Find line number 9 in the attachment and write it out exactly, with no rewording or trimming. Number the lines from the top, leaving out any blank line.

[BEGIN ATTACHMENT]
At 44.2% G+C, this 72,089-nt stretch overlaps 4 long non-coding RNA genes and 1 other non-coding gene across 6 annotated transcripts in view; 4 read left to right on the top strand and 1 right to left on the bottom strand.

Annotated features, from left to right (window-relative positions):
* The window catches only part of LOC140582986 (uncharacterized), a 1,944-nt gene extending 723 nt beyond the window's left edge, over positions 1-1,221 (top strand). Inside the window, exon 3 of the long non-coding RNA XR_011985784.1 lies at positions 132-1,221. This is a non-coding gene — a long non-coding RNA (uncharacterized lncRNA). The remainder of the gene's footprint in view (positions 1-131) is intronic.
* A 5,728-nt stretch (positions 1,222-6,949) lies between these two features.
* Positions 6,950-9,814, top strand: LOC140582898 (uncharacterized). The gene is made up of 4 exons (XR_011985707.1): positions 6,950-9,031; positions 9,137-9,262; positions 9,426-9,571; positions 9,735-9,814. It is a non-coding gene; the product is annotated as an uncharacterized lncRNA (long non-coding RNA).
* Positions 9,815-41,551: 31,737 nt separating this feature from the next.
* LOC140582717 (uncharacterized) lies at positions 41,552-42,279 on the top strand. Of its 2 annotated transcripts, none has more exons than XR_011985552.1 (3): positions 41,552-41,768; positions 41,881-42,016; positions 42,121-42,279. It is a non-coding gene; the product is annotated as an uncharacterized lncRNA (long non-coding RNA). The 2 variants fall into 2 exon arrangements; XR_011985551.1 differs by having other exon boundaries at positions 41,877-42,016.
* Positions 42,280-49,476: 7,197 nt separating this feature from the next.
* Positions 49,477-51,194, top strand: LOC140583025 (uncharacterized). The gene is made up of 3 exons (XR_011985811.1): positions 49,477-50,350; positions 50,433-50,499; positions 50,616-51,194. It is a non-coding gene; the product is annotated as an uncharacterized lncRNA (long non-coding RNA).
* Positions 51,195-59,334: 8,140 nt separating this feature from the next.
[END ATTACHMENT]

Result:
* Positions 49,477-51,194, top strand: LOC140583025 (uncharacterized). The gene is made up of 3 exons (XR_011985811.1): positions 49,477-50,350; positions 50,433-50,499; positions 50,616-51,194. It is a non-coding gene; the product is annotated as an uncharacterized lncRNA (long non-coding RNA).